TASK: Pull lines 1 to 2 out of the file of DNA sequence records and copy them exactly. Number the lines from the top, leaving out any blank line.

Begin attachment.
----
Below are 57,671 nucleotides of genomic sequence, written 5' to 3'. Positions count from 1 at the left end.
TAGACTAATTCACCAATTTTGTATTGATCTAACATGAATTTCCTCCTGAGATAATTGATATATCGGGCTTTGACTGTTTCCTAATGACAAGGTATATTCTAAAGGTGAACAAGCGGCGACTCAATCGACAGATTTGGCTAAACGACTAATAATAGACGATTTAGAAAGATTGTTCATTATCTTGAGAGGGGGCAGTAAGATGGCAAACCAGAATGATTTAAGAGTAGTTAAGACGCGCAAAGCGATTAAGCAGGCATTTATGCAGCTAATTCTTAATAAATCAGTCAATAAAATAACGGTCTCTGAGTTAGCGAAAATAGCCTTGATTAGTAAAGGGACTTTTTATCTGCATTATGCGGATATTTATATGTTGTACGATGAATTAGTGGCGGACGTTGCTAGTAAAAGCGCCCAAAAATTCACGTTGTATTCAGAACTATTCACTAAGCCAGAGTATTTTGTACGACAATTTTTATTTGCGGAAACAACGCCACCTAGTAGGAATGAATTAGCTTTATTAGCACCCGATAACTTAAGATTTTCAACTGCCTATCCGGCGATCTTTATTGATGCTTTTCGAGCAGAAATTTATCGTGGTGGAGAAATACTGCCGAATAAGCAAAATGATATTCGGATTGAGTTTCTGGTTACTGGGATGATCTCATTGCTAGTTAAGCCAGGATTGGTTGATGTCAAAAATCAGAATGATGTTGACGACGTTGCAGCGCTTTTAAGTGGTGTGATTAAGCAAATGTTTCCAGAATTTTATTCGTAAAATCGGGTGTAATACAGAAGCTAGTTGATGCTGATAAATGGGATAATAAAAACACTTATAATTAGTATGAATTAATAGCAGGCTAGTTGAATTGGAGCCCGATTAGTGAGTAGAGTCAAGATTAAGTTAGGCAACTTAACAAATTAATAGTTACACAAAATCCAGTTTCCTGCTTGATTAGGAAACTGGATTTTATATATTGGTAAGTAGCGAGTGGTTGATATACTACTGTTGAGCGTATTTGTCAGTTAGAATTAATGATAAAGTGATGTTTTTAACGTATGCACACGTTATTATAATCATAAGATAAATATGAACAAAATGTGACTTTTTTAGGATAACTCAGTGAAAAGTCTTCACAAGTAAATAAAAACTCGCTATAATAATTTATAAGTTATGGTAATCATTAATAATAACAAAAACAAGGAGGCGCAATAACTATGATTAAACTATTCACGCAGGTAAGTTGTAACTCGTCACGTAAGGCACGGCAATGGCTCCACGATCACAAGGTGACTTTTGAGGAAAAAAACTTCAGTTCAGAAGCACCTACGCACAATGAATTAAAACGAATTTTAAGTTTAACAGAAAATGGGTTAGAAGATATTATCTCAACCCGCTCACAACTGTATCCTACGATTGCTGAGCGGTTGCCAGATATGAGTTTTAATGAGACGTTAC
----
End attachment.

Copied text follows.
Below are 57,671 nucleotides of genomic sequence, written 5' to 3'. Positions count from 1 at the left end.
TAGACTAATTCACCAATTTTGTATTGATCTAACATGAATTTCCTCCTGAGATAATTGATATATCGGGCTTTGACTGTTTCCTAATGACAAGGTATATTCTAAAGGTGAACAAGCGGCGACTCAATCGACAGATTTGGCTAAACGACTAATAATAGACGATTTAGAAAGATTGTTCATTATCTTGAGAGGGGGCAGTAAGATGGCAAACCAGAATGATTTAAGAGTAGTTAAGACGCGCAAAGCGATTAAGCAGGCATTTATGCAGCTAATTCTTAATAAATCAGTCAATAAAATAACGGTCTCTGAGTTAGCGAAAATAGCCTTGATTAGTAAAGGGACTTTTTATCTGCATTATGCGGATATTTATATGTTGTACGATGAATTAGTGGCGGACGTTGCTAGTAAAAGCGCCCAAAAATTCACGTTGTATTCAGAACTATTCACTAAGCCAGAGTATTTTGTACGACAATTTTTATTTGCGGAAACAACGCCACCTAGTAGGAATGAATTAGCTTTATTAGCACCCGATAACTTAAGATTTTCAACTGCCTATCCGGCGATCTTTATTGATGCTTTTCGAGCAGAAATTTATCGTGGTGGAGAAATACTGCCGAATAAGCAAAATGATATTCGGATTGAGTTTCTGGTTACTGGGATGATCTCATTGCTAGTTAAGCCAGGATTGGTTGATGTCAAAAATCAGAATGATGTTGACGACGTTGCAGCGCTTTTAAGTGGTGTGATTAAGCAAATGTTTCCAGAATTTTATTCGTAAAATCGGGTGTAATACAGAAGCTAGTTGATGCTGATAAATGGGATAATAAAAACACTTATAATTAGTATGAATTAATAGCAGGCTAGTTGAATTGGAGCCCGATTAGTGAGTAGAGTCAAGATTAAGTTAGGCAACTTAACAAATTAATAGTTACACAAAATCCAGTTTCCTGCTTGATTAGGAAACTGGATTTTATATATTGGTAAGTAGCGAGTGGTTGATATACTACTGTTGAGCGTATTTGTCAGTTAGAATTAATGATAAAGTGATGTTTTTAACGTATGCACACGTTATTATAATCATAAGATAAATATGAACAAAATGTGACTTTTTTAGGATAACTCAGTGAAAAGTCTTCACAAGTAAATAAAAACTCGCTATAATAATTTATAAGTTATGGTAATCATTAATAATAACAAAAACAAGGAGGCGCAATAACTATGATTAAACTATTCACGCAGGTAAGTTGTAACTCGTCACGTAAGGCACGGCAATGGCTCCACGATCACAAGGTGACTTTTGAGGAAAAAAACTTCAGTTCAGAAGCACCTACGCACAATGAATTAAAACGAATTTTAAGTTTAACAGAAAATGGGTTAGAAGATATTATCTCAACCCGCTCACAACTGTATCCTACGATTGCTGAGCGGTTGCCAGATATGAGTTTTAATGAGACGTTAC